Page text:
The Art of Ping Pong

Original rough designs
Original rough designs
Chinese variants
Chinese variants

Branding and design agency Fivefootsix are holding a charity auction to raise money for BBC Children in Need. They work with established artists as well as up-and-coming talent. This year, one student from our university will have their work auctioned off with all the others.It goes without saying that this is a huge opportunity for whichever student gets selected. There will be huge amounts of press coverage as well as the opportunity to meet some if not all of the big names present at the auction. This is the kind of thing that starts careers.

However, it won’t be mine. As of writing this blog, I already know who’s been shortlisted for selection from the students, but never mind that, let’s talk about what I did.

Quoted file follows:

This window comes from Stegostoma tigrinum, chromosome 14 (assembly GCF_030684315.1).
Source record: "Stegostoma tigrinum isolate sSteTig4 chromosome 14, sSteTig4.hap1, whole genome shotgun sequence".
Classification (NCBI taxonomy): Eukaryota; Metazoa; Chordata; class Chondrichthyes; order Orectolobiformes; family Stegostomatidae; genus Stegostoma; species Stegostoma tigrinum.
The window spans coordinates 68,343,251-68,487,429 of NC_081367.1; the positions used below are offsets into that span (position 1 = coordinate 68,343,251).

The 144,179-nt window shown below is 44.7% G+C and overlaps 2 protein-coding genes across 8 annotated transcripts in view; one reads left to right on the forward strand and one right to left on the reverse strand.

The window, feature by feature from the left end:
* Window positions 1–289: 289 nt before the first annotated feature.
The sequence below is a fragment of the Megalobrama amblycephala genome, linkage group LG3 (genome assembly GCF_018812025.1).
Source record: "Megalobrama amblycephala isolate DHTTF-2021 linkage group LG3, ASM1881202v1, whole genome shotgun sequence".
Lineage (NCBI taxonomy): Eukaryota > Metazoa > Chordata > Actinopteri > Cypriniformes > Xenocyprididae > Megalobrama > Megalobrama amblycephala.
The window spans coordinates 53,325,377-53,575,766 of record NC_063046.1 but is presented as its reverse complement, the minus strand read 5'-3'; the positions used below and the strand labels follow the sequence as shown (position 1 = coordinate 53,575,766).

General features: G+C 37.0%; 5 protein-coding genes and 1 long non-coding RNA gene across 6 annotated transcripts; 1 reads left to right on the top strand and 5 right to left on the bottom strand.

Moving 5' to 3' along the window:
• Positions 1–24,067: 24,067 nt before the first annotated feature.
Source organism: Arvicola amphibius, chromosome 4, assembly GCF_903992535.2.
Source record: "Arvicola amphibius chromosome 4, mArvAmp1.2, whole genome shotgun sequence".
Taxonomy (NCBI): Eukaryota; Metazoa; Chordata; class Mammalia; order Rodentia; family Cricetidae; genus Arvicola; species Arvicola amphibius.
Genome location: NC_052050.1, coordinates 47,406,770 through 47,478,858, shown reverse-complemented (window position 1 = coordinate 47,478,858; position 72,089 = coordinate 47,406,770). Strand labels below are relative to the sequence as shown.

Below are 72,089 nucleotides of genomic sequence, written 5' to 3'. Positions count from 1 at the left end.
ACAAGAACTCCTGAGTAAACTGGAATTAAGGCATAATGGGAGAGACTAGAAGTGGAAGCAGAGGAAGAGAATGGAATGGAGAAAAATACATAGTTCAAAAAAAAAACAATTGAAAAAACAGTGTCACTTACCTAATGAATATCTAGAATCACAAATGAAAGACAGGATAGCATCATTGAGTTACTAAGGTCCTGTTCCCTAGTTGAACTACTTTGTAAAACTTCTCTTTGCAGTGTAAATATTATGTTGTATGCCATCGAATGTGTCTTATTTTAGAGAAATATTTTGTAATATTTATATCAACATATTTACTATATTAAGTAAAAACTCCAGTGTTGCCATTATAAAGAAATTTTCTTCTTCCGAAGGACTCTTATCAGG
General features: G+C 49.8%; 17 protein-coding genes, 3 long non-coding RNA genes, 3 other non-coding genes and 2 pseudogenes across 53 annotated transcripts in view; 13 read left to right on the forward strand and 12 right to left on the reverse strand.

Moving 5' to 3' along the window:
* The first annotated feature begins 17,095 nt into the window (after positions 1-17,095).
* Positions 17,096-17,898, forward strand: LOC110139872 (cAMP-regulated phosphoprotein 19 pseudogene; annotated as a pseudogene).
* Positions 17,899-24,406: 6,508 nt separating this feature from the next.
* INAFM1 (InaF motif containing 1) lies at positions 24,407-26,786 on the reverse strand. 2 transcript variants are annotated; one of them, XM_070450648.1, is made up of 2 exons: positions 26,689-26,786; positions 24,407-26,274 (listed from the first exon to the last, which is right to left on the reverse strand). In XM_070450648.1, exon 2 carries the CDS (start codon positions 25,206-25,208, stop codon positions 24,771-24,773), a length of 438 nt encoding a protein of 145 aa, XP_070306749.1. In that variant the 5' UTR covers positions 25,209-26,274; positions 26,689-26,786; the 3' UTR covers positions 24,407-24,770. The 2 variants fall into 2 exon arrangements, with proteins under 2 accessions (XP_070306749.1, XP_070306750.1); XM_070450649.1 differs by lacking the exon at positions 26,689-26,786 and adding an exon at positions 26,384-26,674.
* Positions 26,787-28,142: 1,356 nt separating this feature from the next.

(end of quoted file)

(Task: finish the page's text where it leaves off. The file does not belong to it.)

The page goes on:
When we were told we were going to design artwork for ping pong paddles, I instantly thought ‘the word “ping pong” in Chinese, white print on faded red background.’, so that’s what I did.

Then I found out ping pong was probably of British origin and, among other names, had been called ‘whiff whaff’. I instantly thought of Boris Johnson, and to my delight found he had been ‘whiff whaffing’ on the run up to the 2012 Olympics.

The feather fan design was a reference to famous Chinese military strategist Zhuge Liang. He was usually depicted holding a crane feather fan and I liked the idea he could play ping pong with it in the way Bruce Lee was depicted playing ping pong with nunchaku a few years ago in a TV advert.

For the whole story on Fivefootsix and their auction, check them out here.


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